Inducted June 9, 2005
Born William Burkowski in Union City, Connecticut, Burke played on the PGA Tour with great success. His first tour victory came in his second year on tour winning the prestigious North-South Open in 1928. Playing with a slightly unorthodox grip because of the loss of parts of two fingers on his left hand, Burke made golfing record books when he won the 1931 U.S. Open at Inverness in Toledo. He was the first person to win a major playing steel-shafted clubs and he did it by outdueling George Von Elm in a 72-hole playoff. It was the longest playoff ever played. He won 10 times on the tour and twice finished third in the Masters. Burke was also considered one of the finest Ryder Cup team members of his era being undefeated in Ryder Cup play in 1931 and 1933. He was inducted in the PGA Hall of Fame in 1966.
INDUCTION BANQUET PROGRAM STORY — June 9, 2005
By: Tom Tarapacki
NPASHF Board Member
In the early part of the 20th century there were increasing numbers of Polish immigrants in America, but not many were playing significant roles in sports. The reason for that was mainly twofold: in large part they were unfamiliar with American sports, and were too busy working to find time to play. When their children did start to play sports in large numbers in the 1920s and 1930s, they tended to gravitate to “working class” sports like baseball and football. It was therefore quite surprising when, in the 1930s, the son of Polish immigrants known as Bill Burke became one of the most prominent names in the sport of golf.
In 1931 Burke — born William Burkowski in Union City Connecticut — became the first person to win a major playing with steel-shafted clubs when he won the U.S. Open. He did it by out dueling George Von Elm in the longest playoff ever played.
For many years, American golf was largely considered the domain of the wealthy, a “country club sport” like tennis or polo. It was unusual for the son of a Polish-born foundry worker to even take up the sport, much less excel at it. The story goes that 15-year-old Burkowski was with playing some friends when the caddie master at the Naugatuck Golf Club, desperate for caddies, recruited him to carry clubs for golfers. He eventually started playing the game himself. He couldn’t afford clubs or a bag, so some members gave him clubs and he carried them in his hands. He kept playing despite losing the ring finger and severely injuring the little finger on his left hand while working in a local foundry. At age 16 “The Boy Marvel” won the Naugatuck club championship in a driving rainstorm. Supporters bought him a golf bag so he could play in the state amateur, which he lost on the final hole. They following year, 1923, he went on to win the state amateur. That victory led to Burkowski, who anglicized his name to Burke, getting a job as a golf pro at the Mattatuck Golf Course in Waterbury.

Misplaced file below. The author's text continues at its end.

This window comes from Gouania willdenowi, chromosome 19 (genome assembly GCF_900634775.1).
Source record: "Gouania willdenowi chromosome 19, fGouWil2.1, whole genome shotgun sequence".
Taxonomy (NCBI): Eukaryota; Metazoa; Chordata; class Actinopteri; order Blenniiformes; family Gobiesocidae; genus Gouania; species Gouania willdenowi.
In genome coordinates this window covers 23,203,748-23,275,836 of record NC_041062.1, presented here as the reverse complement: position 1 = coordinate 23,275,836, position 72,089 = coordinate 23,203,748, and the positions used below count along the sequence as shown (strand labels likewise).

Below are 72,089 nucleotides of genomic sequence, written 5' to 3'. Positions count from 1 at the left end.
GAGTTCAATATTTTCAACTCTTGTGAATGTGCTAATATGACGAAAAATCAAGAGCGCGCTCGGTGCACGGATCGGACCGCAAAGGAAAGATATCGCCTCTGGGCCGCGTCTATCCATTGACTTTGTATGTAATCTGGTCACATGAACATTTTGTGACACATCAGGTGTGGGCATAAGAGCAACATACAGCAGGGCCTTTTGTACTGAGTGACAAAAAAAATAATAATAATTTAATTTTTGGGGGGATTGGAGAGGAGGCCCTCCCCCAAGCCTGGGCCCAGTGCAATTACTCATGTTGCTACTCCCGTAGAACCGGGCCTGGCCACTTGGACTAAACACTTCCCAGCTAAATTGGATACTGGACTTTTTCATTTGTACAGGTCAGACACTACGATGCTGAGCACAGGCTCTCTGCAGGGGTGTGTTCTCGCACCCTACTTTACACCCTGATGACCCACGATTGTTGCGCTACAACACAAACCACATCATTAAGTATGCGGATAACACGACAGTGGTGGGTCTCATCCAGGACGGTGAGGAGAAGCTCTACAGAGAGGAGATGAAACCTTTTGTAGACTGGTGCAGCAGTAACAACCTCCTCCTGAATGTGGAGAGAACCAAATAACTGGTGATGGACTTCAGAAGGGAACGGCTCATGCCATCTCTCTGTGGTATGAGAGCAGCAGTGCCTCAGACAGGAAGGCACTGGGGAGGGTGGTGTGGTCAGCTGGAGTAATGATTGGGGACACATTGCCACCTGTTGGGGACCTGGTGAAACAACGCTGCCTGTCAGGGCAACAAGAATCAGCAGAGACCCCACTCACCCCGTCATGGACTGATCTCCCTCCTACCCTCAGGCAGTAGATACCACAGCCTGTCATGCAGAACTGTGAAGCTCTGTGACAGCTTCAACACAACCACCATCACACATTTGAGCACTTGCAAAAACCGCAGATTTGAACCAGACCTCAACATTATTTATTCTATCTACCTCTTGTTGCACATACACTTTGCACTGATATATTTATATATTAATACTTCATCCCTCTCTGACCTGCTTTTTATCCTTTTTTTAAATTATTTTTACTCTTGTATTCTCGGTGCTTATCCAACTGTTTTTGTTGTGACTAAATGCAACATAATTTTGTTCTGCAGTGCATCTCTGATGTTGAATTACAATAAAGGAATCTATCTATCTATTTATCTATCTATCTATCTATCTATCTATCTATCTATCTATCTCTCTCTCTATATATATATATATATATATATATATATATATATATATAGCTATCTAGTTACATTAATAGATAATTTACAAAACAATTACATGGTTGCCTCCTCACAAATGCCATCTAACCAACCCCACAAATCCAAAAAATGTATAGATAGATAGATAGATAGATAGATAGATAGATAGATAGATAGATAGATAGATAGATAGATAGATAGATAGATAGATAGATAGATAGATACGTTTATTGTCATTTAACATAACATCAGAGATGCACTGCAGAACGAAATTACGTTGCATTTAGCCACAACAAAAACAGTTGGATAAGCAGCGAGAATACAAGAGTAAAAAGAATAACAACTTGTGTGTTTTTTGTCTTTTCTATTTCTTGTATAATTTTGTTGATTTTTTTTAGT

In 1931 Burke went to the U.S. Open at the Inverness Club in Toledo. He trailed the leader, George Von Elm of California, by two strokes at the start of the 36-hole final round on Sunday, July 4th. At the end of regular play, Burke and Von Elm were tied. On Monday following day they played a 36-hole playoff to decide the title, and ended the day still tied. On Tuesday they launched another 36-hole playoff, but this time Burke ended up winning by a single stroke. After 144 holes and 589 stokes, Billy Burke was the U.S. Open champion. Burke’s victory was particularly significant not only because he used steel-shafted clubs, but also because the lengthy playoff caused a change in all future playoff formats.
Although the Open win was the high point, Burke enjoyed a fine career. He won 10 career tournaments, and finished third at the Masters twice. Burke played in 159 career PGA Tour tournaments and finished in the top 10 an amazing 80 times. He was also considered one of the finest Ryder Cup team members of his era going undefeated in the 1931 and 1933 Ryder Cups. Burke was inducted into the PGA Hall of Fame in 1966 and died in Florida in 1972.
Billy Burke was a true pioneer, excelling in the sport of golf years before other outstanding Polish-American golfers like Ed Furgol and Bob Toski appeared on the scene.